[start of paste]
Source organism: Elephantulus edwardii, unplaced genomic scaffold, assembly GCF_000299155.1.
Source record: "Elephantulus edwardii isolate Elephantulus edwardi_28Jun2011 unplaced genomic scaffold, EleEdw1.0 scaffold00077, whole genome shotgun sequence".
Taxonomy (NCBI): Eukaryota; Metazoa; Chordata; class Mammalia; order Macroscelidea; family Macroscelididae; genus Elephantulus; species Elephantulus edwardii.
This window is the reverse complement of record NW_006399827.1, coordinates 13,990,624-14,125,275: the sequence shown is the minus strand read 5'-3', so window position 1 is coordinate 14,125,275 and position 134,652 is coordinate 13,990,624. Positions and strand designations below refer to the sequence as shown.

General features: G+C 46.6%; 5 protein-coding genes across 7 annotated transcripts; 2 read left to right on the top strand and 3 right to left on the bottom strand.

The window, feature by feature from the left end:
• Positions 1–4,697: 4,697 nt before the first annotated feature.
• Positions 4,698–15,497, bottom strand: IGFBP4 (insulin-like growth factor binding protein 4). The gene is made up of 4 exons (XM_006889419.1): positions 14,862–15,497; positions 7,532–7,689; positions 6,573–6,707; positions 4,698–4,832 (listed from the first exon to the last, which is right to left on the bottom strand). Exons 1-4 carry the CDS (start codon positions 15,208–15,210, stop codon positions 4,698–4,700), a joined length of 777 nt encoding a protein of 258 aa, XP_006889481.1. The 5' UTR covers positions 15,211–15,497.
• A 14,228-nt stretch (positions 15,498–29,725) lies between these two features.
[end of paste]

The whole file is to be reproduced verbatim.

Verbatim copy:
Source organism: Elephantulus edwardii, unplaced genomic scaffold, assembly GCF_000299155.1.
Source record: "Elephantulus edwardii isolate Elephantulus edwardi_28Jun2011 unplaced genomic scaffold, EleEdw1.0 scaffold00077, whole genome shotgun sequence".
Taxonomy (NCBI): Eukaryota; Metazoa; Chordata; class Mammalia; order Macroscelidea; family Macroscelididae; genus Elephantulus; species Elephantulus edwardii.
This window is the reverse complement of record NW_006399827.1, coordinates 13,990,624-14,125,275: the sequence shown is the minus strand read 5'-3', so window position 1 is coordinate 14,125,275 and position 134,652 is coordinate 13,990,624. Positions and strand designations below refer to the sequence as shown.

General features: G+C 46.6%; 5 protein-coding genes across 7 annotated transcripts; 2 read left to right on the top strand and 3 right to left on the bottom strand.

The window, feature by feature from the left end:
• Positions 1–4,697: 4,697 nt before the first annotated feature.
• Positions 4,698–15,497, bottom strand: IGFBP4 (insulin-like growth factor binding protein 4). The gene is made up of 4 exons (XM_006889419.1): positions 14,862–15,497; positions 7,532–7,689; positions 6,573–6,707; positions 4,698–4,832 (listed from the first exon to the last, which is right to left on the bottom strand). Exons 1-4 carry the CDS (start codon positions 15,208–15,210, stop codon positions 4,698–4,700), a joined length of 777 nt encoding a protein of 258 aa, XP_006889481.1. The 5' UTR covers positions 15,211–15,497.
• A 14,228-nt stretch (positions 15,498–29,725) lies between these two features.